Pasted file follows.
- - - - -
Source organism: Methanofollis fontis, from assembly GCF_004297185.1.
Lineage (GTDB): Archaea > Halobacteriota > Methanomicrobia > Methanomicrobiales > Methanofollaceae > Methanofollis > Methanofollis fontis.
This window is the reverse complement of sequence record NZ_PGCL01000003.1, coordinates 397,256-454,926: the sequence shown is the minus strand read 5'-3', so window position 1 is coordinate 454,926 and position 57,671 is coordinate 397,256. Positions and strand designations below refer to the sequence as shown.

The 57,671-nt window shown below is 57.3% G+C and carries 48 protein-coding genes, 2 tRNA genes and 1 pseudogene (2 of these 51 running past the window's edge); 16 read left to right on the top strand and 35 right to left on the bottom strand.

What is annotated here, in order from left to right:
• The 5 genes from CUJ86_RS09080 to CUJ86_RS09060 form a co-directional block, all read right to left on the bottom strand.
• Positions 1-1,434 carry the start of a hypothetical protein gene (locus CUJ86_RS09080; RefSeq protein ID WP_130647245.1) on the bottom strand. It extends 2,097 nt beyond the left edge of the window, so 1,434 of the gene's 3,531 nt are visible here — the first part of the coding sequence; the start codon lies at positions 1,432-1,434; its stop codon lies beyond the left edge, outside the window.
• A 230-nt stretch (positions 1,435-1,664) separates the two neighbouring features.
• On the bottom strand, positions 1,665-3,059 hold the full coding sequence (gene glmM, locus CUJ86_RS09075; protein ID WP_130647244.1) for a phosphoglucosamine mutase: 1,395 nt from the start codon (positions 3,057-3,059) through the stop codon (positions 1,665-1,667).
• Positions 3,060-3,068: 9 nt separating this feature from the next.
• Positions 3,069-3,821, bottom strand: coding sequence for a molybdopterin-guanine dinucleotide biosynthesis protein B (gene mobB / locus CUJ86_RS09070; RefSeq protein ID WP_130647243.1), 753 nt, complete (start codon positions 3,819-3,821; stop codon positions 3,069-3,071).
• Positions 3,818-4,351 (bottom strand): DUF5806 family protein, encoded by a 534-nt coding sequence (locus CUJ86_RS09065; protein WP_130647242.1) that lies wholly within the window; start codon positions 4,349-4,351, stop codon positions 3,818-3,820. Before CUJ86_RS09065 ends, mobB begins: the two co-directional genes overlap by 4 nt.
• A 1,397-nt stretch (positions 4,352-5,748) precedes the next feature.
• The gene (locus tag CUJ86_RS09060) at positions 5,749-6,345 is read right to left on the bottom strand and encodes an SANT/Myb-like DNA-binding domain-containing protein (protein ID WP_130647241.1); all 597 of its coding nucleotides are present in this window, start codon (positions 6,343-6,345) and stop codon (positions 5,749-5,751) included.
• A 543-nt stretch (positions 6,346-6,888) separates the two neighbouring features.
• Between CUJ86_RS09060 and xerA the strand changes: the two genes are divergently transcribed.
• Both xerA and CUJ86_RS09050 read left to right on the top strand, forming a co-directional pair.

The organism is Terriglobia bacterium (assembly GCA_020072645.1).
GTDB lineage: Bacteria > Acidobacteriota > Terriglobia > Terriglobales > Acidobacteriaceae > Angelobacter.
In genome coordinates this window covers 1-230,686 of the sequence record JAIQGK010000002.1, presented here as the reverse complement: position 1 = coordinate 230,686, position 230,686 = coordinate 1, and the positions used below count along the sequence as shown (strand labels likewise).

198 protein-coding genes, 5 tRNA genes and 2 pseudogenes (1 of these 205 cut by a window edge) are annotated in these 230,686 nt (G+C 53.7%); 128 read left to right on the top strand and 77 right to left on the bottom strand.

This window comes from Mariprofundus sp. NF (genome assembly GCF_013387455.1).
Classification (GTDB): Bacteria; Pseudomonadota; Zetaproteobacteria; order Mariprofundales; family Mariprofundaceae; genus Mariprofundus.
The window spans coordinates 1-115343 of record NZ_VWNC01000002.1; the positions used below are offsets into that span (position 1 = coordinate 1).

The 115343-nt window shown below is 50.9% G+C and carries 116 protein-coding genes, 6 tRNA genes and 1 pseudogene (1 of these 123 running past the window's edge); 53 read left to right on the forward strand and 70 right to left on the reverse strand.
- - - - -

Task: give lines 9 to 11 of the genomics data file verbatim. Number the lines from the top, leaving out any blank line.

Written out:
• On the bottom strand, positions 1,665-3,059 hold the full coding sequence (gene glmM, locus CUJ86_RS09075; protein ID WP_130647244.1) for a phosphoglucosamine mutase: 1,395 nt from the start codon (positions 3,057-3,059) through the stop codon (positions 1,665-1,667).
• Positions 3,060-3,068: 9 nt separating this feature from the next.
• Positions 3,069-3,821, bottom strand: coding sequence for a molybdopterin-guanine dinucleotide biosynthesis protein B (gene mobB / locus CUJ86_RS09070; RefSeq protein ID WP_130647243.1), 753 nt, complete (start codon positions 3,819-3,821; stop codon positions 3,069-3,071).